Drat! The BDC Research Room Is Closed -- Coping Strategy #3

Coping Strategy #3: Use the "Recommended Reading" lists, bibliographies at the end of the articles in the Library's "Local History and Nature Pages" as well as in other Connections entries as the starting points to find other ways to get the information you are seeking.

A Virtual Customer sent this message: [paraphrased]
I looked at the Virtual BDC pages. Maybe I am doing something wrong, but I cannot get further than the index or listings for most items. I'm mostly interested in the Native Americans.

Here's the jist of my answer: No, you are not doing anything wrong. The lists are stepping off points for you to pursue your research while the Research Room is closed to relocate. I suggest that you do what you can before your BDC Research Room visit in October.

Like painting a room, the hardest work is in preparing the walls to be painted:

The bulk of the materials listed in the Native Americans Recommended Reading section are only in the BDC here in Beaufort County, SC– but that doesn’t mean you couldn’t try to find the same materials in a library closer to where you live or through the Interlibrary Loan process.

Start at your local public library by talking with a reference librarian about available resources concerning Native American tribes of the Southeast. Odds are the public libraries in your state highlight their tribes but that’s not to say larger reference works exclude all mention of Native American tribes elsewhere in the United States. Milk all the reference sources in your hometown library for all you can. You may be surprised by what is made available to you through your hometown public library.

Similarly, you may find some of the materials listed in "Pathfinder to Materials about Lowcountry South Carolina Indians" at your hometown public library. Check your library's catalog. If you don't know how to search your library's catalog, ask your friendly and helpful library staff to show you. I assure you it is not an imposition to ask staff for help. Librarians help people explore resources that illuminate topics of interest to them. It's what we do.

Let's say you don't find a particular title from one of the lists at your local library. There's a tried and true way to borrow materials from other libraries. And guess who you should ask? Yes. Your local Reference Librarian. (I feel almost like Flo on those Progressive Insurance commercials.) S/He can explain how to go about getting access to materials not in your local public library. The process is called "Interlibrary Loan" and it's been working for library customers for more than 100 years! [Every public library does "Interlibrary Loan" a little differently so ask where you live and where you have a library card how to do this].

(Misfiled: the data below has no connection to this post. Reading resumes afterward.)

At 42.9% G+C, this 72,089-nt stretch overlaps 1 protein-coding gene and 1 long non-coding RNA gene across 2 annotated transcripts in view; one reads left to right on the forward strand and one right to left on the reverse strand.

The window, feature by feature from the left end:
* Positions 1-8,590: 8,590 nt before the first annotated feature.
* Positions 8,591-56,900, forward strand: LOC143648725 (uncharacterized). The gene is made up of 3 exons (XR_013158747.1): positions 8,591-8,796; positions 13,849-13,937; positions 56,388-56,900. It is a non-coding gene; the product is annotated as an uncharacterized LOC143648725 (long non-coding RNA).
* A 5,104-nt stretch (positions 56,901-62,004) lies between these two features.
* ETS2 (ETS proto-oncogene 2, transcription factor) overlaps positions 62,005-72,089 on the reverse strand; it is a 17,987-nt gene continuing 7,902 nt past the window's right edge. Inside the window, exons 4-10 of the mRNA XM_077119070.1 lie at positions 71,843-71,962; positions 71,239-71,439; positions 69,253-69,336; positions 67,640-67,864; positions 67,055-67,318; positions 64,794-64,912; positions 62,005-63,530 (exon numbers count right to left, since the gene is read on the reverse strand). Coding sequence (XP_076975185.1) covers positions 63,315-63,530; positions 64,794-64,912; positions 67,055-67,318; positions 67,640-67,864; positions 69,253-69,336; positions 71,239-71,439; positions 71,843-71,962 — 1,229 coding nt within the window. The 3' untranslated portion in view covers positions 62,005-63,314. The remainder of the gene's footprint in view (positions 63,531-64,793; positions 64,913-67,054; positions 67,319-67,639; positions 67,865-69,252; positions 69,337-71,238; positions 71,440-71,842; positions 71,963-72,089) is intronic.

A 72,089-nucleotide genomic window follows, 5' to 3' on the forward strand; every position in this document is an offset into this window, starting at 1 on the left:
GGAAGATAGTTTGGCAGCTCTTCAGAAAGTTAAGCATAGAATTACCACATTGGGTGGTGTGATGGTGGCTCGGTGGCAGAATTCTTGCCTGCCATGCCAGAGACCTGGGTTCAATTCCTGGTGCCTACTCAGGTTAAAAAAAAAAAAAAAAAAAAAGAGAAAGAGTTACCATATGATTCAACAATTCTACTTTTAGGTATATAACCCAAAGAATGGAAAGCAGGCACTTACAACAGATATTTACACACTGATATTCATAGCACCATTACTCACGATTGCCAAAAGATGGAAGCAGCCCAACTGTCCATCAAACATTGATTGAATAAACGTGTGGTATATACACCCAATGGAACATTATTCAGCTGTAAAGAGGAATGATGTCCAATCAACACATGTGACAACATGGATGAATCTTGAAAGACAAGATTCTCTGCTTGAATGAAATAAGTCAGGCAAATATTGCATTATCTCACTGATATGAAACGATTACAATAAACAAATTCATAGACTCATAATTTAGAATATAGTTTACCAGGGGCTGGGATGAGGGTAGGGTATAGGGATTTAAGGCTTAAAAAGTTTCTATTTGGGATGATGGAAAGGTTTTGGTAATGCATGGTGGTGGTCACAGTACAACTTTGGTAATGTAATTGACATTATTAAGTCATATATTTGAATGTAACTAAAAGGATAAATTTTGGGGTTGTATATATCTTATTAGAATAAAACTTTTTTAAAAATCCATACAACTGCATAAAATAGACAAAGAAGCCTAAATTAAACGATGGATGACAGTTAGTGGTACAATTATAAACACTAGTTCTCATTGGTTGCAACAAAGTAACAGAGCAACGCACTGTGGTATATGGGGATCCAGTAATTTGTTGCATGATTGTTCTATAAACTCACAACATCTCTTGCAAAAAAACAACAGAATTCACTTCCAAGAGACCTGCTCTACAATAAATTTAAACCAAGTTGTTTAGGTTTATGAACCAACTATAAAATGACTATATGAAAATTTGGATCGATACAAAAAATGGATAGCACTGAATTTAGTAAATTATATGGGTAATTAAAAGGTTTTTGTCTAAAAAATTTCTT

Although BCL does not loan reference materials from the Beaufort District Collection via Interlibrary Loan, materials from our local history circulating collections at the other Branches in the Library system are loaned out through the Interlibrary Loan process. But you have to start that process at your local library, following your local library's rules for accessing the Interlibrary Loan process. The best person to explain those rules is (yet again), your local reference librarian.

And while not everything is on the Internet, please don't forget vetted websites posted on the Internet. For example, a good resource for background historical and cultural information in South Carolina is StudySC. It's still being developed but StudySC just put up some new links about the Native Americans in South Carolina. Although the site is designed for K-12 students, there’s plenty to interest adult learners, too. Please explore the many links listed at First Carolinians. Similarly, there is a section on Native American culture inside this website.

It may well be that some of the materials are only held here – but for those that are not, you can further your research while you are at home by tapping into the skills of your reference librarians and/or reading online and/or perhaps borrowing materials through the Interlibrary Loan process. Follow these steps and you'll be able to spend your BDC Research Room visit time in October on reviewing those materials that are exclusively in our Research Room (for example, the contents of the BDC vertical files or reference books not available elsewhere). I look forward to meeting you then.

About the Author

Grace Cordial has been responsible for the day-to-day operation of the Beaufort District Collection at the Beaufort County Library since 1999.  The Beaufort District Collection exists to acquire, preserve, maintain and make accessible a research collection of permanent value which records the history, culture, and environment of our part of the South Carolina lowcountry.  Besides the research room, Cordial manages the “Virtual BDC:” the BDC web pages, the Online Obituary Index, two digital collections, a new BDC.BCL Facebook page, and the Connections blog.  
Among her duties is to coordinate or present programs about local history, Gullah culture, and our coastal environment, including occasional instructional sessions about how to perform historical and/or genealogical research.